Interesting how 'Imagine' is the one that's always used as the 'theme song' for Lennon. He wrote so many other good ones, like 'Instant Karma' with its way cool drum fills.

    • Rookie Max Reif (12/8/2005 7:41:00 AM) Post reply | Read 1 reply

      That's a great line, though, Jake! I used to play the song, 'Instant Karma'. I like it a lot. 'Across the Universe', too. Lennon wrote some fine metaphysical songs. What a compicated guy!

    • Rookie Max Reif (12/8/2005 7:39:00 AM) Post reply

      Oh, sorry. Yes, Michael thought you were responding to his call for 10-word (or less) poems (see page 2) . I recognized the quote, but then I accepted Michael's understanding of the purpose of your p ... more

    • Rookie Rev. Dr. A. Jacob Hassler (12/8/2005 7:34:00 AM) Post reply

      John Lennon was shot and killed this day ... more

    • Rookie Max Reif (12/8/2005 7:31:00 AM) Post reply

      if pears were round, would apples still ... more

    • Rookie Herbert Nehrlich1 (12/8/2005 6:58:00 AM) Post reply

      Moonshine? H

  • Rookie Ulrike Gerbig (12/8/2005 4:29:00 AM) Post reply | Read 1 reply

    for those who are interested:

    my second poetry collection ' love in all the right places' can now be ordered at www.amazon.co.uk
    strangely enough it is to be found under 'ulli gerbig' (and not ulrike gerbig) .

    my first collection 'every woman's blues' can be found there as well...under its title, not under my name.

    thanks for reading and caring for my poems,


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    • Rookie John Kay (12/8/2005 8:17:00 AM) Post reply

      In looking for your book, I discovered a website called Dead Drunk Dublin, where your poems are featured. I read and enjoyed each. You really do know how to distinguish between fire and ice. I'll keep ... more

  • Rookie - 0 Points G. Murdock (12/7/2005 8:35:00 PM) Post reply | Read 3 replies

    Is Heather Mueller a real person? I feel like the cripple in 'Rear Window'..somebody has got to say something but I feel like a mullet who just went for the bait.

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    • Rookie - 0 Points Max Reif (12/8/2005 7:42:00 AM) Post reply

      Lisel Mueller's great. Her poems are on this site. Heather, I don't know.

    • Rookie - 0 Points Declan McHenry (12/8/2005 6:23:00 AM) Post reply

      Biometric ID cards have been all the rage in Government circles in the UK. It's an art appreciating society.

    • Rookie - 0 Points Michael Shepherd (12/8/2005 5:35:00 AM) Post reply

      Lisel Mueller is the highly-regarded poet of such as 'The Laughter of Women'. In German, Mueller is the term for 'um-louts' - almost illiterate, uncommunicative yobs who hang around the streets...you ... more

  • Rookie - 7 Points Max Reif (12/7/2005 8:19:00 PM) Post reply | Read 7 replies

    HERE'S a game called 'Redundancy'.
    I collect sentences that are ridiculously redundant (not even sure if that's the right word) .
    Here are two examples:

    'French is the lingua franca of France.'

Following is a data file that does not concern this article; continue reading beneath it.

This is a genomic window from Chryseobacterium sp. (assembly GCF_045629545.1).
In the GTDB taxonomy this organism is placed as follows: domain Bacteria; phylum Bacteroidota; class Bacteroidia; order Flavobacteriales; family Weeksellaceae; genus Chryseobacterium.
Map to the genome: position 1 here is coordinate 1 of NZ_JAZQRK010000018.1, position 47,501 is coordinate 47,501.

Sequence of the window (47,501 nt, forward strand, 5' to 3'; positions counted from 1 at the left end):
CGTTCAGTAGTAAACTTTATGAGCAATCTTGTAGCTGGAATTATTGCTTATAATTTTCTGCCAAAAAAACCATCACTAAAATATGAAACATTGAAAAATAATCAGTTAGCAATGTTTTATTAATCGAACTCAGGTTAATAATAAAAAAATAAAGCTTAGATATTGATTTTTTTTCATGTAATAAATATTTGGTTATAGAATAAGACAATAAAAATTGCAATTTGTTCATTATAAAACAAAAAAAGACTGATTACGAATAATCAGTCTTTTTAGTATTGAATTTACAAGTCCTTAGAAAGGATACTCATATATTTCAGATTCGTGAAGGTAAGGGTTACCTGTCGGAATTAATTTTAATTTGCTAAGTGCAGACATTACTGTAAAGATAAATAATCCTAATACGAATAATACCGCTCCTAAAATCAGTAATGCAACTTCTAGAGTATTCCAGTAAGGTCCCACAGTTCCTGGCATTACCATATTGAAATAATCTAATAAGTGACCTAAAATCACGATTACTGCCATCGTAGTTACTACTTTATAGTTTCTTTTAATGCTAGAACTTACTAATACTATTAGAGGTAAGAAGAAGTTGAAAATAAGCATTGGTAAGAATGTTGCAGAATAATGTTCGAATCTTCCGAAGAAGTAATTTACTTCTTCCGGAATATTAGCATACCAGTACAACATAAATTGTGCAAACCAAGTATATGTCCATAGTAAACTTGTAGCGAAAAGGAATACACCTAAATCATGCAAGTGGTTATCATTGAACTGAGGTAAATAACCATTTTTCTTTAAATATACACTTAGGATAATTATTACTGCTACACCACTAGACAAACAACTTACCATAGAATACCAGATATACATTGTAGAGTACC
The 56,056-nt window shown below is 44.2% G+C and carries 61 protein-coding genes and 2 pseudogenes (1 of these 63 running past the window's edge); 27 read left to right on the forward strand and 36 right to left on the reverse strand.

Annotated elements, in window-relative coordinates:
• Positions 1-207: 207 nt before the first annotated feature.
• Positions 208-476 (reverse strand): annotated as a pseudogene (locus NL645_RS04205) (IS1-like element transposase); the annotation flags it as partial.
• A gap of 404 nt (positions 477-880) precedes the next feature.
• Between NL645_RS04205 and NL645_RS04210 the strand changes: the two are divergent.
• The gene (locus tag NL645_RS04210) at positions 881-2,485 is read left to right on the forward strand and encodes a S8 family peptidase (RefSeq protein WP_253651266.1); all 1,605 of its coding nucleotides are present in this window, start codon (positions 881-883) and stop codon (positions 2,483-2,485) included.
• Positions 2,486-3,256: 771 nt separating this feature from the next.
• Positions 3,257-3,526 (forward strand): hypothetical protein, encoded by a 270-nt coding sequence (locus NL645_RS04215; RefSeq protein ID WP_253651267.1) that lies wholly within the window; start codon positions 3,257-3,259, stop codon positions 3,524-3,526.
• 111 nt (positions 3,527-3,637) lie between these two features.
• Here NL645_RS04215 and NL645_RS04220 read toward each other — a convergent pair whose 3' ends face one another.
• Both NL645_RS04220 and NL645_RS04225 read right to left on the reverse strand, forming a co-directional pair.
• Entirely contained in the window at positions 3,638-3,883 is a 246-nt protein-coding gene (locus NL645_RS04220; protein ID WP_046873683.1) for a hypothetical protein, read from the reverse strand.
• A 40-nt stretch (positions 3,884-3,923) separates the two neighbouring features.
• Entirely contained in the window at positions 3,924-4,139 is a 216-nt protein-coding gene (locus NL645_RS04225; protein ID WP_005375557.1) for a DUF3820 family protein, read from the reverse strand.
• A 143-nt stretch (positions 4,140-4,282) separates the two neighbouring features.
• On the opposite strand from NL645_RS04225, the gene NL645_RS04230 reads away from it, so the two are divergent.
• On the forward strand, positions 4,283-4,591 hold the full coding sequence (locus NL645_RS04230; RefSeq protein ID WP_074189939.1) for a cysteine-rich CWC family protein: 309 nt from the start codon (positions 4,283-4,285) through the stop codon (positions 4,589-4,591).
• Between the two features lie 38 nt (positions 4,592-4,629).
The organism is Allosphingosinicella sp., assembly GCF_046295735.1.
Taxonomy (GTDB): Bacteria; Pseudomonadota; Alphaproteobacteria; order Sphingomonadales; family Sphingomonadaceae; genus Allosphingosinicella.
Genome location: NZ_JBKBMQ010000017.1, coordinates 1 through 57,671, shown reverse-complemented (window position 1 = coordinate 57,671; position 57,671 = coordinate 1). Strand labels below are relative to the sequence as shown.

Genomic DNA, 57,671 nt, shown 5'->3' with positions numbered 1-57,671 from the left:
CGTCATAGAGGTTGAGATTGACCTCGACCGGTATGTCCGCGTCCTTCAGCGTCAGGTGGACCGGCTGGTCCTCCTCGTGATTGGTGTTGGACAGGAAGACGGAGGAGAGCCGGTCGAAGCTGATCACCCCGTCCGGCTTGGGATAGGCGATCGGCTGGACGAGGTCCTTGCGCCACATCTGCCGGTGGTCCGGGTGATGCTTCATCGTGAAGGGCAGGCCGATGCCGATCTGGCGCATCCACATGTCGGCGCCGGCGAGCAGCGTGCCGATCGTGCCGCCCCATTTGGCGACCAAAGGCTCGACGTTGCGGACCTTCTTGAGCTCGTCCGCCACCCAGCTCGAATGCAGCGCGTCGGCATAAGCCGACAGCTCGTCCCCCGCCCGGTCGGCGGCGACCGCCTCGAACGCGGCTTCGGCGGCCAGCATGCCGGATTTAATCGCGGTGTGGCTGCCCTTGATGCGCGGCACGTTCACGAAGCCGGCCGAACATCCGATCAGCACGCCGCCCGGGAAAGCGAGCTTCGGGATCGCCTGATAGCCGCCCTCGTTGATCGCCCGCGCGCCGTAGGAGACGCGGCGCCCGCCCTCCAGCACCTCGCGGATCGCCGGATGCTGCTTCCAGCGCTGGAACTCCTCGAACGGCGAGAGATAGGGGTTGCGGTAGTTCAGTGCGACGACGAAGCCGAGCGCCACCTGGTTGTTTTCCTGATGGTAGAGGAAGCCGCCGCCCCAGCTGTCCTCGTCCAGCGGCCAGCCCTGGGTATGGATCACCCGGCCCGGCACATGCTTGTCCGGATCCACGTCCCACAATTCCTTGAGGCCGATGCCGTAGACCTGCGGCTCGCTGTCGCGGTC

'Every Ramadan, Mecca becomes a mecca for moslem pilgrims.'

    Can you think of any more?

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    • Rookie - 7 Points Max Reif (12/8/2005 7:47:00 AM) Post reply

      Thanks, guys. Michael, I love the name for this. I didn't know there was one, and it sounds like it IS an example. The secret is to make it a bit subtle. 'Mecca is a mecca for moslem pilgrims every Ra ... more

    • Rookie - 7 Points Michael Shepherd (12/8/2005 6:27:00 AM) Post reply

      Nostalgia isn't what it was. Indeed, who can remember clearly how powerful were the first promptings of this powerful retrospect?

    • Rookie - 7 Points Richard George (12/8/2005 5:32:00 AM) Post reply

      A refinement on this, perhaps: 'Most of our exports come from abroad' (George W.) Who else could combine tautology with fallacy?

    • Rookie - 7 Points Michael Shepherd (12/8/2005 5:19:00 AM) Post reply

      Max, the game is called 'Pleonastic Taut ... more

    • Rookie - 7 Points Herbert Nehrlich1 (12/8/2005 1:35:00 AM) Post reply

      The water on our little island is awfull ... more

    • Rookie - 7 Points Alice Vedral Rivera (12/7/2005 10:31:00 PM) Post reply

      We recollect the past and reminisce.

    • Rookie - 7 Points Ben Cassel (12/7/2005 9:00:00 PM) Post reply

      Hello! I'm Ben Cassel from the Departme ... more

  • Rookie Michael Shepherd (12/7/2005 7:14:00 PM) Post reply | Read 3 replies

    We have just had the telecast of Harold Pinter's Nobel speech, as shown to the Nobel award gathering (he being too ill to travel) . It will, I surmise, never quite be forgotten. It had the personal force of all of Bacon's paintings put together. It was about truth and the impossibility of truth, and a writer's responsibility as the responsibility of every human being. It was a searing indictment and listing of American foreign policy since 1945, assisted by Britain, in the name of democracy, with the most scathing words about Bush and Blair as war criminals. He quoted a poem by Neruda on the bombing of civilians during the Spanish Civil War, and his own poem 'Death' -sitting like some Beckett play, in a wheelchair, spitting out his words. Plus a description of how his plays shape themselves. It finished by saying that he would volunteer as a Bush speechwriter, and gave us his version...if words have any power, he sure pushed them to the very limit. And his pauses were as you might expect from a playwright... wow.

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    • Rookie Joseph Daly (12/8/2005 6:57:00 AM) Post reply | Read 1 reply

      Pinter was an outstanding playwright and screenplay writer. Unfortunately his narrow anti-Americanism, when he gets political, is a bit too much for me. Like all the so-called radicals in this count ... more

    • Rookie Richard George (12/8/2005 5:35:00 AM) Post reply

      He's dying, isn't he? It's been heralded as his last speech.

    • Rookie Jerry Hughes (12/7/2005 8:28:00 PM) Post reply | Read 1 reply

      Michael, mon ami, it did my fibrillating heart good to read your piece on the truly remarkable, Harold Pinter. I saw 'The Caretaker' done live, as against dead,25 years ago, and instantly became a Pin ... more